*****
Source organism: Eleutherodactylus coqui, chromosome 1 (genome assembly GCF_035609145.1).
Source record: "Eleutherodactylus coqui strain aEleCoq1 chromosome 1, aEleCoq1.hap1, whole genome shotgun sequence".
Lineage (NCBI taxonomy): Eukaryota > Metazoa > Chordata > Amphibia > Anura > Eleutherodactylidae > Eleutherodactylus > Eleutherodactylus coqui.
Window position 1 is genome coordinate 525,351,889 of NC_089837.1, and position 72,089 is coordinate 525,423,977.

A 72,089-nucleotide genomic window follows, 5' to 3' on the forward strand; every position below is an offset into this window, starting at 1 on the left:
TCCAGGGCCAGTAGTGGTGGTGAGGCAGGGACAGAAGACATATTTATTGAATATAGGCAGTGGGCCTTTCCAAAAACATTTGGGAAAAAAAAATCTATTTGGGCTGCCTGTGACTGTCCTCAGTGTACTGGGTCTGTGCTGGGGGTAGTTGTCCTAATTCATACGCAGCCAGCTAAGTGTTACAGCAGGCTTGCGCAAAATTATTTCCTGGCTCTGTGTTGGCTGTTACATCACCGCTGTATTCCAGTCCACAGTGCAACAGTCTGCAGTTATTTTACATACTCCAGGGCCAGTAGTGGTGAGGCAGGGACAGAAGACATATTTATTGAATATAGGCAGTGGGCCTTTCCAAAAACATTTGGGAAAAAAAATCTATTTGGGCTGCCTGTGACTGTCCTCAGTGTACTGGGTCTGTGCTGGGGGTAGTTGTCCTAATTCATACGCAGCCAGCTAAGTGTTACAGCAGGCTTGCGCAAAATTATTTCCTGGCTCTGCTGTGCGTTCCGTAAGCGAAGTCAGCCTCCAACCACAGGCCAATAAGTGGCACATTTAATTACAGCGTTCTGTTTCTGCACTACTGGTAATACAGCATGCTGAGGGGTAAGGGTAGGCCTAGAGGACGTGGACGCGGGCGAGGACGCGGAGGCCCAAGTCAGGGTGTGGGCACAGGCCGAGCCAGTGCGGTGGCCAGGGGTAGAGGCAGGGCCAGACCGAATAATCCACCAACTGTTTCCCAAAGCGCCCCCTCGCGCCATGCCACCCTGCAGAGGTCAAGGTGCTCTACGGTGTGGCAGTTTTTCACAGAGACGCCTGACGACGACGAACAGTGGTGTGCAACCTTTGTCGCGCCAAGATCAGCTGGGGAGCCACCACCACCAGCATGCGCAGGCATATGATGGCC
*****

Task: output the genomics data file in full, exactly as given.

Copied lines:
Source organism: Eleutherodactylus coqui, chromosome 1 (genome assembly GCF_035609145.1).
Source record: "Eleutherodactylus coqui strain aEleCoq1 chromosome 1, aEleCoq1.hap1, whole genome shotgun sequence".
Lineage (NCBI taxonomy): Eukaryota > Metazoa > Chordata > Amphibia > Anura > Eleutherodactylidae > Eleutherodactylus > Eleutherodactylus coqui.
Window position 1 is genome coordinate 525,351,889 of NC_089837.1, and position 72,089 is coordinate 525,423,977.

A 72,089-nucleotide genomic window follows, 5' to 3' on the forward strand; every position below is an offset into this window, starting at 1 on the left:
TCCAGGGCCAGTAGTGGTGGTGAGGCAGGGACAGAAGACATATTTATTGAATATAGGCAGTGGGCCTTTCCAAAAACATTTGGGAAAAAAAAATCTATTTGGGCTGCCTGTGACTGTCCTCAGTGTACTGGGTCTGTGCTGGGGGTAGTTGTCCTAATTCATACGCAGCCAGCTAAGTGTTACAGCAGGCTTGCGCAAAATTATTTCCTGGCTCTGTGTTGGCTGTTACATCACCGCTGTATTCCAGTCCACAGTGCAACAGTCTGCAGTTATTTTACATACTCCAGGGCCAGTAGTGGTGAGGCAGGGACAGAAGACATATTTATTGAATATAGGCAGTGGGCCTTTCCAAAAACATTTGGGAAAAAAAATCTATTTGGGCTGCCTGTGACTGTCCTCAGTGTACTGGGTCTGTGCTGGGGGTAGTTGTCCTAATTCATACGCAGCCAGCTAAGTGTTACAGCAGGCTTGCGCAAAATTATTTCCTGGCTCTGCTGTGCGTTCCGTAAGCGAAGTCAGCCTCCAACCACAGGCCAATAAGTGGCACATTTAATTACAGCGTTCTGTTTCTGCACTACTGGTAATACAGCATGCTGAGGGGTAAGGGTAGGCCTAGAGGACGTGGACGCGGGCGAGGACGCGGAGGCCCAAGTCAGGGTGTGGGCACAGGCCGAGCCAGTGCGGTGGCCAGGGGTAGAGGCAGGGCCAGACCGAATAATCCACCAACTGTTTCCCAAAGCGCCCCCTCGCGCCATGCCACCCTGCAGAGGTCAAGGTGCTCTACGGTGTGGCAGTTTTTCACAGAGACGCCTGACGACGACGAACAGTGGTGTGCAACCTTTGTCGCGCCAAGATCAGCTGGGGAGCCACCACCACCAGCATGCGCAGGCATATGATGGCC